Akshayakalpa – Part 3- Organic vegetable garden

(A 3 part narrative that includes the Concept and Dairy Farms in Part 1, the Main Dairy plant in part 2  and the Vegetable garden in Part 3)

Organic vegetable cultivation – 

At Akshayakalpa, a half acre patch in the premises is used for growing their own organic vegetables which are used in the canteen for the staff meals, used for generating seeds and compost and are also sold in the market.

The original soil has been excavated and then refilled with soil from an organic source.

The garden is under the extremely green thumb of the demure Rathnamma, who manages all the gardening work.

She is assisted by Shivprasad who has a background in organic cultivation. He takes decisions on planning what crops to grow, seeding, sowing harvesting, composting and other related matters.

Both of them took me on a tour of the garden and even harvested some of the vegetables that I wanted to buy.

Being geared towards social enterprise, Akshayakalpa does not intend to stop merely at dairy products. The next step to follow will be a project to exclusively empower the village women. This model of gardening at the plant, will be replicated in individual lands in whatever size of plot that they own.

Detoxifying the soil, providing seeds and hand holding them with relevant know how like composting and eventually buying back the produce, is how they plan to enable and equip the women.

The 20,000 sq ft of land in the premises, has been divided into 12,000 for cultivation and 8,000 as the walking space. Raised bed cultivation has been implemented, which is a form of gardening where the compost enriched soil is filled into rectangles framed by concrete borders and raised to a minimum of 6 inches above the level of the land.

The advantages of this system are that one can avoid using the original soil if not fertile enough, weeds can be reduced by a close planting of vegetables which also helps in conserving moisture and also the erosion of nutrients due to rain and watering, is greatly diminished.

Silver oak and marigold have been planted along the periphery to serve as buffers and Pheromone traps have been installed to catch  pests.

The Nadep form of composting is made use of, which generates large quantities of natural compost in a much shorter time. Invented by an Indian farmer and also named after him, this involves constructing a brick enclosure where the various compostable materials are layered into and allowed to decompose.

At the Akshayakalpa Nadep enclosure, the layers are built with their own biomass waste, dung from their cattle, clay soil and carbon. The whey generated at the plant is used for moisture. Thus they effectively waste no waste and everything returns into the system.

The compost forms within 4 months as against the 9 month outcome of the standard composting method. Compost is proportionately applied to the soil according to the weight of the harvest. eg after a 10 kg harvest, 10 kg of compost is used to rejuvenate the soil.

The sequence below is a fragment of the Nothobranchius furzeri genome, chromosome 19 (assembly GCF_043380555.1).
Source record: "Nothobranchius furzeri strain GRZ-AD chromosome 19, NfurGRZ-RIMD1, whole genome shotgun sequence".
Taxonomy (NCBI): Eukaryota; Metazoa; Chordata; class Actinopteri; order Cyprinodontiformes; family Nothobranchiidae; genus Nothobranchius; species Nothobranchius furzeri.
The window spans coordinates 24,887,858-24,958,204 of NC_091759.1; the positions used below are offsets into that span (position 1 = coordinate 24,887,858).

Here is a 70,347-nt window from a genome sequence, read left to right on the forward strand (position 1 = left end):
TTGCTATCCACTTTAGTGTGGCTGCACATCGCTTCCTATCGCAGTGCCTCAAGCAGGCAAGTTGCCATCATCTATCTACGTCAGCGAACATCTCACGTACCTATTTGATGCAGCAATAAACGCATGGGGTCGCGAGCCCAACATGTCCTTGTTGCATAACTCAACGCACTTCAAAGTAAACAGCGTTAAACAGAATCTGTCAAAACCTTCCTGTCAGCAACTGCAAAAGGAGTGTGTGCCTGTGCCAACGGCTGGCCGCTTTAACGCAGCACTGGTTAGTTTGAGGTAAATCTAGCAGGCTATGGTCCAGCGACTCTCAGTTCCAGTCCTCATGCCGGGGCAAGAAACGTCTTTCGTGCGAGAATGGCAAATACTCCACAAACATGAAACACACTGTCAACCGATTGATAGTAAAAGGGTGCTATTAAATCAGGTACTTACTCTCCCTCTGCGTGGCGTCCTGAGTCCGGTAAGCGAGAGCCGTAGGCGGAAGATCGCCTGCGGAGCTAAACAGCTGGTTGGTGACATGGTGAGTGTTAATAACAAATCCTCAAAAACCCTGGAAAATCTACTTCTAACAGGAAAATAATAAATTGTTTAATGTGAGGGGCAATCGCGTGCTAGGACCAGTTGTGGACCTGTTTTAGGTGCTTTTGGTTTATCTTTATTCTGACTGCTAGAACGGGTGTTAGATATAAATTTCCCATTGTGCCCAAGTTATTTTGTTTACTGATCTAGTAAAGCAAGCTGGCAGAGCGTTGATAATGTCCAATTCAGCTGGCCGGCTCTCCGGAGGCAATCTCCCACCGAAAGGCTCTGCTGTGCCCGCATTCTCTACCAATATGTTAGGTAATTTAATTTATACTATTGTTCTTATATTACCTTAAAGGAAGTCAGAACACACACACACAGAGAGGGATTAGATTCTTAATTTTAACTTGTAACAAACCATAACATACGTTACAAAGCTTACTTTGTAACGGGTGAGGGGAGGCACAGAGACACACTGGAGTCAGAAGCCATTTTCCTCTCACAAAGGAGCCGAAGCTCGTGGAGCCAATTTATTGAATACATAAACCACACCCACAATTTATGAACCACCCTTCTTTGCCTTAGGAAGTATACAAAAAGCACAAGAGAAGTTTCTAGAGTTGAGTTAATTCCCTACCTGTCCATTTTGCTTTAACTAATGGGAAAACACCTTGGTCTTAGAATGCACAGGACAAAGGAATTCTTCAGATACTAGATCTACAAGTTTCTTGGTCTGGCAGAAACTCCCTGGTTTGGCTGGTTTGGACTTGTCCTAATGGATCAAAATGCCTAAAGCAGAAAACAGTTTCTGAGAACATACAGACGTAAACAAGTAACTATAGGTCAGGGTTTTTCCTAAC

Healthy and intensely fresh in appearance, these vegetables are a pleasure to view. As can be assumed, they are also high in flavor and nutrients. The garden yields bountifully and beets as big as 2.5 kg each, have been harvested.

A wide range of vegetables like brinjal, lady finger, beans, cluster beans, beetroot, chillies, pumpkin, ridge gourd, knolkhol, drumstick etc are grown.

There is also a profusion of greens and herbs like spinach, amaranth, basil, Indian borage, mint, parsley, coriander and curry leaves.

They also have a few fruit trees like mango and jackfruit.

Some of the excess vegetables and herbs like chillies, tomatoes, basil, parsley etc, are sun dried and used in flavoring their cheese. The vegetables are dried without any additions like salt or oil or chemicals.

Mukund the product innovation head, has designed the very efficient drying equipment and their sun dried tomatoes especially, are sweet and taste like candy.

Harvesting is done every evening and the experience of wrenching out fresh carrots and beets from the ground, is indescribable 😀


Impossible to resist, I bought a few of the vegetables which stayed fresh even without being refrigerated, until I reached Bangalore the next day.

The surrounding villages abounds in woodapple trees and I was also given a bagful of these by one of the staff 😀


For more pictures see My Facebook – Akshayakalpa-Part 3-Organic vegetable garden

Apr 2nd-4th, 2018


More details about them are available on their website Akshayakalpa and also the Facebook page at Akshayakalpa Farm Fresh Organic Milk

Pl Note – This assignment has been carried out by me, in collaboration with Akshayakalpa. The information in my narrative is based on the inputs that I received from the team and also from my personal experience.

About Currylines

A food and travel enthusiast who plays with words
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2 Responses to Akshayakalpa – Part 3- Organic vegetable garden

  1. mahesh kamble says:

    I m highly impressed with web link information & images. I m working in the education sector but interested to do same projects.

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